UPGRADE YOUR BROWSER

We have detected your current browser version is not the latest one. Xilinx.com uses the latest web technologies to bring you the best online experience possible. Please upgrade to a Xilinx.com supported browser:Chrome, Firefox, Internet Explorer 11, Safari. Thank you!

cancel
Showing results for 
Search instead for 
Did you mean: 
Highlighted
Observer oft
Observer
2,796 Views
Registered: ‎07-03-2017

Negative edge FFs

Jump to solution
This isn't as much of a question, as something I've never come across, but is a feature in Xilinx FPGAs.
I haven't seen them in use yet, and I was wondering: why would they he used, where, is it a bad practice to use them, and I'd like to see an example

Thank you,
Oft
Tags (3)
0 Kudos
1 Solution

Accepted Solutions
Historian
Historian
4,650 Views
Registered: ‎01-23-2009

Re: Negative edge FFs

Jump to solution

Negative edge fabric flip-flops are rarely used...

 

While it is true that there is nothing "magic" about the rising edge of the clock - it is perfectly acceptable to do your entire design using only negative edge flip-flops (instead of positive edge flip-flops) - the design, tools and FPGA architecture would all be perfectly happy with it. Of course, why would you? - the entire community agrees that we all use rising edge flip-flops (so don't do this...),

 

So the next question is "are there applications where you use a mixture of positive and negative edge flip-flops". The answer is yes, but generally only in very limited applications.

 

For "generic" logic, using both edges is a bad idea. VERY early design styles (two phase non-overlapping clock latch based design used in the 1970s) did this - half the logic was implemented between the rising and falling edge latch and the other half between the falling and rising. However, now that we all use flip-flops no one does this anymore - it is inefficient for a whole bunch of reasons (increased power, sensitivity to duty cycle distortion, more difficulty in pipelining, Amdahl's law, ....)

 

So when would we use it. Many I/O interfaces use Double Data Rate transmission. As a result, we need DDR flops, which really are FFs clocked on both edges. To feed the negative edge input of an ODDR (D2), though, you must somewhere cross between a positive edge FF and the negative edge FF to ultimately feed the negative edge FF in the ODDR. You can do this in the last timing path (a positive edge fabric FF driving the D2 input of the ODDR), but this 1/2 clock cycle path is actually easier to do entirely in the fabric (rising edge fabric FF -> falling edge fabric FF -> D2 of ODDR).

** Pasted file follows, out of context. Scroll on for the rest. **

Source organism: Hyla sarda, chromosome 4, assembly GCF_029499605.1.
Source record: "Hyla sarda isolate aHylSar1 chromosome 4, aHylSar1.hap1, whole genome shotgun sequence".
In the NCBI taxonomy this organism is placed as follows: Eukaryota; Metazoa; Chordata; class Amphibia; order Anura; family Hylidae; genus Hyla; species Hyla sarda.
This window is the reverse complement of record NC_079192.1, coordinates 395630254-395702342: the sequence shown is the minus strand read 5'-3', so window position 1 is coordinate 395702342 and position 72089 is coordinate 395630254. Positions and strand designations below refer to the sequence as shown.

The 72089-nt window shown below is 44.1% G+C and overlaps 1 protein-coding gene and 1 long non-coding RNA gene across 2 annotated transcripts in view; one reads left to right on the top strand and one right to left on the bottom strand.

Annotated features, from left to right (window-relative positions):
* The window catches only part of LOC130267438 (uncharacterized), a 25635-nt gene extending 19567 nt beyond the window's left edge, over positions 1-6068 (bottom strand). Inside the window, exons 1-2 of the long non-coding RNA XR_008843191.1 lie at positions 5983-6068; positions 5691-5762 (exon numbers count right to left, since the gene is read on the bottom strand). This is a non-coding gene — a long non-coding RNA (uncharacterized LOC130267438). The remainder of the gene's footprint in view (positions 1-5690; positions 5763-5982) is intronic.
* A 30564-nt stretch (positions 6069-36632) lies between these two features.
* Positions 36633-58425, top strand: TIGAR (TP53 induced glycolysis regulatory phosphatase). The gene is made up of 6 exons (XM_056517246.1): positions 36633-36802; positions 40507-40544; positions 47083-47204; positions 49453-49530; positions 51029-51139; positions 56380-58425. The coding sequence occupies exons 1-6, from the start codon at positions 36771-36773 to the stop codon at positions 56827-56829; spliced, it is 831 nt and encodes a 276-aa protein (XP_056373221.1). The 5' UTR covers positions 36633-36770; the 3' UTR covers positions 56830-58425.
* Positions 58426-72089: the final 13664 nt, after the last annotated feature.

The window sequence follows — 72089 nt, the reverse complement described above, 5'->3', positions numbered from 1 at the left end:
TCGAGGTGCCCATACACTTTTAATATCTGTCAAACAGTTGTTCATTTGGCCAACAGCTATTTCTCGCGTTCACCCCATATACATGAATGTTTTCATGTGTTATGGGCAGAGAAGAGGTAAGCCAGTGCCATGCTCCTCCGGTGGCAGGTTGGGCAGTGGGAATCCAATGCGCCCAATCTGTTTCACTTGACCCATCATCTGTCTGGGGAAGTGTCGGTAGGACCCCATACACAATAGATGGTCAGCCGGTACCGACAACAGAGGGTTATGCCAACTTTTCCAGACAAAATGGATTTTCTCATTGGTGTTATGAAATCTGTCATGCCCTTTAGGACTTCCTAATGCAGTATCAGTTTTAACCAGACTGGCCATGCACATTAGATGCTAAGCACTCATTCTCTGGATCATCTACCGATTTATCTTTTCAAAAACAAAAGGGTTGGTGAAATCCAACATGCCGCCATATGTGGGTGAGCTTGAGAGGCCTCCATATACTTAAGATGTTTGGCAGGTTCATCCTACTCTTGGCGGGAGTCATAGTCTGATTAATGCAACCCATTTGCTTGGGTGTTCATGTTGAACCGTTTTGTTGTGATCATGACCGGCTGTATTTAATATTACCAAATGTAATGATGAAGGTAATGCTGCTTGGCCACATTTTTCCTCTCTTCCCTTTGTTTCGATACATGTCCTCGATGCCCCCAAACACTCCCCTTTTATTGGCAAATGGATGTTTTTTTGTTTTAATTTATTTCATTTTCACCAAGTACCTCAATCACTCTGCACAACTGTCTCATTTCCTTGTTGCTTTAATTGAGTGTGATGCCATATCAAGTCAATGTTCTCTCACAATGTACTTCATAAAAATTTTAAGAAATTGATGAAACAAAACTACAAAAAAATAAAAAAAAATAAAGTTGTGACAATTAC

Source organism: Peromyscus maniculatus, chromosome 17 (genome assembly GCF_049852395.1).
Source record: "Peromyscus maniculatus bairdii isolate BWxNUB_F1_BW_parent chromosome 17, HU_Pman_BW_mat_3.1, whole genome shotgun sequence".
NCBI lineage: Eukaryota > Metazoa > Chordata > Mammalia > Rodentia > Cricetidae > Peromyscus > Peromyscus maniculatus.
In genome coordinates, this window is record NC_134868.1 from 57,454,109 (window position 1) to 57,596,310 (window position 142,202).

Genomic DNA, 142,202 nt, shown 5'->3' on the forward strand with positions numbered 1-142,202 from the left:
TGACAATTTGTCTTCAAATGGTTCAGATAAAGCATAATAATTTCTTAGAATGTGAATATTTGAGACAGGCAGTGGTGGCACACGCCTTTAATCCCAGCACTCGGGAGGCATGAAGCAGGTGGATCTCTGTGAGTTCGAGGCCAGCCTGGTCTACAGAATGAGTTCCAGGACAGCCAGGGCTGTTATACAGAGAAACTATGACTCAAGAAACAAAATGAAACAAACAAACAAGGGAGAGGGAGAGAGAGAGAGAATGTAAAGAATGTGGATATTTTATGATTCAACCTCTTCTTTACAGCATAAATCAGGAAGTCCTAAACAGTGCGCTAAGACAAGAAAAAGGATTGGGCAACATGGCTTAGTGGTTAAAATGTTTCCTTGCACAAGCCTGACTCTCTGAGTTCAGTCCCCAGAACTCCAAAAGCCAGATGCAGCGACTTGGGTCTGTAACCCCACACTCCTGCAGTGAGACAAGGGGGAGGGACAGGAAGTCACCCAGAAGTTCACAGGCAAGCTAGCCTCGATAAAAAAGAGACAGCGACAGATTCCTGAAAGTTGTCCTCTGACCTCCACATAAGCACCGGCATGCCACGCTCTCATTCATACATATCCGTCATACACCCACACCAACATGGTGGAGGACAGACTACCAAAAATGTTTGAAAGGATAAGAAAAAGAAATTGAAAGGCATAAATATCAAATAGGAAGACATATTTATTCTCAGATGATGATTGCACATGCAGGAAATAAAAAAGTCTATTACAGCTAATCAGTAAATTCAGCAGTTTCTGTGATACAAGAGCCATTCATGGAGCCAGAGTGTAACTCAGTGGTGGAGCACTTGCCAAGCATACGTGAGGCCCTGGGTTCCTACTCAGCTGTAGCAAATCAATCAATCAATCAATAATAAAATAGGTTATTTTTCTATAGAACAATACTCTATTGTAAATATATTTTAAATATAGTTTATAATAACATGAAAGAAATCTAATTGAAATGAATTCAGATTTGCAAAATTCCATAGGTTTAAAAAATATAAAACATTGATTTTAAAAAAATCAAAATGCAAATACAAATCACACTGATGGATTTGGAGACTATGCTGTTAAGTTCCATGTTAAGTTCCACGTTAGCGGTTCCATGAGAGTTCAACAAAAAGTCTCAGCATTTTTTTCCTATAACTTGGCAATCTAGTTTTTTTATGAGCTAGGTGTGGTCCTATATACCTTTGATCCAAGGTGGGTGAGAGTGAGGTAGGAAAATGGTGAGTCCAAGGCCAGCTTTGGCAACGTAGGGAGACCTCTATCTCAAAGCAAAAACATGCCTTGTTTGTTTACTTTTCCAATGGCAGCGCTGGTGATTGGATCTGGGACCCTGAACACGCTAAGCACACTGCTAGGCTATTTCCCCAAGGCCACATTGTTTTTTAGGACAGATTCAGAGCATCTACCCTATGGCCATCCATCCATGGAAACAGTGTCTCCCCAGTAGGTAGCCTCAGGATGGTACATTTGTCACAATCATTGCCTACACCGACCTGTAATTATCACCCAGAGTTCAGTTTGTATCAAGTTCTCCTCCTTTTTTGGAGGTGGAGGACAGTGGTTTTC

There are other examples involving odd clocks. For example, lets say you have two clocks from the same MMCM where one output is 1ns later than the other (clkb is 1ns later than clka). Crossing from clka^ to clkb^ is a 1ns path, which is very hard (or impossible) to do. However clka^ -> clb v -> clkb^ has a 6ns path and a 5ns path (assuming clka and clkb are both 100MHz clocks), both of these paths are easy to do.

 

There can be more esoteric applications (one can envision a 1.5 clock cycle mutlicycle path), but I have never come across a need to do something like this.

 

So, there are applications, but they are rare...

 

Avrum

Tags (1)
2 Replies
Historian
Historian
4,651 Views
Registered: ‎01-23-2009

Re: Negative edge FFs

Jump to solution

Negative edge fabric flip-flops are rarely used...

 

While it is true that there is nothing "magic" about the rising edge of the clock - it is perfectly acceptable to do your entire design using only negative edge flip-flops (instead of positive edge flip-flops) - the design, tools and FPGA architecture would all be perfectly happy with it. Of course, why would you? - the entire community agrees that we all use rising edge flip-flops (so don't do this...),

 

So the next question is "are there applications where you use a mixture of positive and negative edge flip-flops". The answer is yes, but generally only in very limited applications.

 

For "generic" logic, using both edges is a bad idea. VERY early design styles (two phase non-overlapping clock latch based design used in the 1970s) did this - half the logic was implemented between the rising and falling edge latch and the other half between the falling and rising. However, now that we all use flip-flops no one does this anymore - it is inefficient for a whole bunch of reasons (increased power, sensitivity to duty cycle distortion, more difficulty in pipelining, Amdahl's law, ....)

 

So when would we use it. Many I/O interfaces use Double Data Rate transmission. As a result, we need DDR flops, which really are FFs clocked on both edges. To feed the negative edge input of an ODDR (D2), though, you must somewhere cross between a positive edge FF and the negative edge FF to ultimately feed the negative edge FF in the ODDR. You can do this in the last timing path (a positive edge fabric FF driving the D2 input of the ODDR), but this 1/2 clock cycle path is actually easier to do entirely in the fabric (rising edge fabric FF -> falling edge fabric FF -> D2 of ODDR).

 

There are other examples involving odd clocks. For example, lets say you have two clocks from the same MMCM where one output is 1ns later than the other (clkb is 1ns later than clka). Crossing from clka^ to clkb^ is a 1ns path, which is very hard (or impossible) to do. However clka^ -> clb v -> clkb^ has a 6ns path and a 5ns path (assuming clka and clkb are both 100MHz clocks), both of these paths are easy to do.

 

There can be more esoteric applications (one can envision a 1.5 clock cycle mutlicycle path), but I have never come across a need to do something like this.

 

So, there are applications, but they are rare...

 

Avrum

Tags (1)
Observer oft
Observer
2,701 Views
Registered: ‎07-03-2017

Re: Negative edge FFs

Jump to solution
Thank you! That was very informative!
0 Kudos